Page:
Overheating Canada helps freeze Europe
NASA says that 2010 has been the hottest year recorded so far, and November was the hottest November in their 131 years of records. Canada, the Arctic and Siberia have been overheating the most, causing eco-disruptions across these landscapes.
Hotspot: Hudson Bay
Our planet has warmed 0.8 C in the last century. Our Hudson Bay region warmed 10 C (ten degrees!) in the last month compared to normal. It was so abnormally warm that instead of being mostly frozen over, the bay ended November almost completely ice free. Last spring saw ice melt a month early. Now in the fall ice is re-forming nearly a month late. Ecosystems and many animals can’t survive such dramatic climate shifts for long.
This satellite image from the end of November shows the unusual, nearly ice-free conditions in Hudson Bay, parts of Baffin Island and far up the coast of Greenland.
CTV recently reported on polar bears struggling with this lack of ice in the bay. University of Alberta researcher Andrew Derocher said: "This year's been pretty challenging on the population. They were early off the ice and now they're late getting on. Some of these bears have had a very long on-land period. A lot of the bears are just running out of steam. If you're a mother that's nursing cubs, if you run out of energy you stop producing milk. Your cubs then have to rely on their own fat stores and because cubs have such low fat stores it eventually means they're going to die. One of the things that was observed this year is that in at least some family groups the mothers stopped nursing and the cubs died on land. We don't usually see that."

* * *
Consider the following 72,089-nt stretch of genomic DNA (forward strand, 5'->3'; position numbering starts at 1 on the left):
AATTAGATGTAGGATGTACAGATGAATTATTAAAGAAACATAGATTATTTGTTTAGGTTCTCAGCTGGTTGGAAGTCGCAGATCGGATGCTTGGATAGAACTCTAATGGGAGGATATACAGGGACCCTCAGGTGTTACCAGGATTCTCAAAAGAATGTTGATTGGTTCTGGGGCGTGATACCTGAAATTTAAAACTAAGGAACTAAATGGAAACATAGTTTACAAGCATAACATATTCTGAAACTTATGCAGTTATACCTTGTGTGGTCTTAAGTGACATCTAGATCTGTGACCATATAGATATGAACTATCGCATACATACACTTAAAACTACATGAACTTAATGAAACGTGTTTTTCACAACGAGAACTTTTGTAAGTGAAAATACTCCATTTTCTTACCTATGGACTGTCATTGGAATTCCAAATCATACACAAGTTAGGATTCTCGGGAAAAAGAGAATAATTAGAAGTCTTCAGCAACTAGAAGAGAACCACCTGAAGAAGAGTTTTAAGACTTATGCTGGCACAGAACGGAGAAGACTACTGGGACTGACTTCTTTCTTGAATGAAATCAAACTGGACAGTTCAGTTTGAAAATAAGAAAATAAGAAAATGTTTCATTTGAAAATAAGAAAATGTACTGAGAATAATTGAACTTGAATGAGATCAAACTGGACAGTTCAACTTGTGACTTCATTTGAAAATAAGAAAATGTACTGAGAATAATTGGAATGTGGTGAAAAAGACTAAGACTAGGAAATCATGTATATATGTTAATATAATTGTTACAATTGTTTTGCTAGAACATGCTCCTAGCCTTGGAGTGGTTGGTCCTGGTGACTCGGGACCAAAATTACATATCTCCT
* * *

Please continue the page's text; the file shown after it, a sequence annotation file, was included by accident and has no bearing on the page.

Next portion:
A new study just published in the journal Nature says polar bears have a chance of surviving in the long term if humans make big enough cuts in CO2 emissions over the next twenty years. This should preserve enough Arctic sea ice for polar bears to hang on.
Pushing open the freezer door
This incredible warming in Canada and the Arctic has helped shove open the Arctic’s “freezer door” for the second year in a row. For more than a month now, frozen Arctic air has been escaping down into Europe, creating cold misery there.
Several studies are linking the rapid warming and the increasing loss of sea ice in Canadian and Arctic ocean waters to these unusually strong outbursts of Arctic cold onto Europe, Asia and North America in the last two years. It has been dubbed the “Warm Arctic, Cold Continents” phenomenon. Here’s how.
STEP 1: SEA WATER WARMING IN SUMMER:
The Canadian and Arctic sea waters are gaining heat. As the NASA images above makes clear, sea ice is disappearing rapidly during the height of summer. This dramatic increase in open water has allowed more of the heat from the summer sun (which shines nearly 24/7) to be absorbed into the ocean.
STEP 2: SEA WATER WARMER THAN SEA ICE: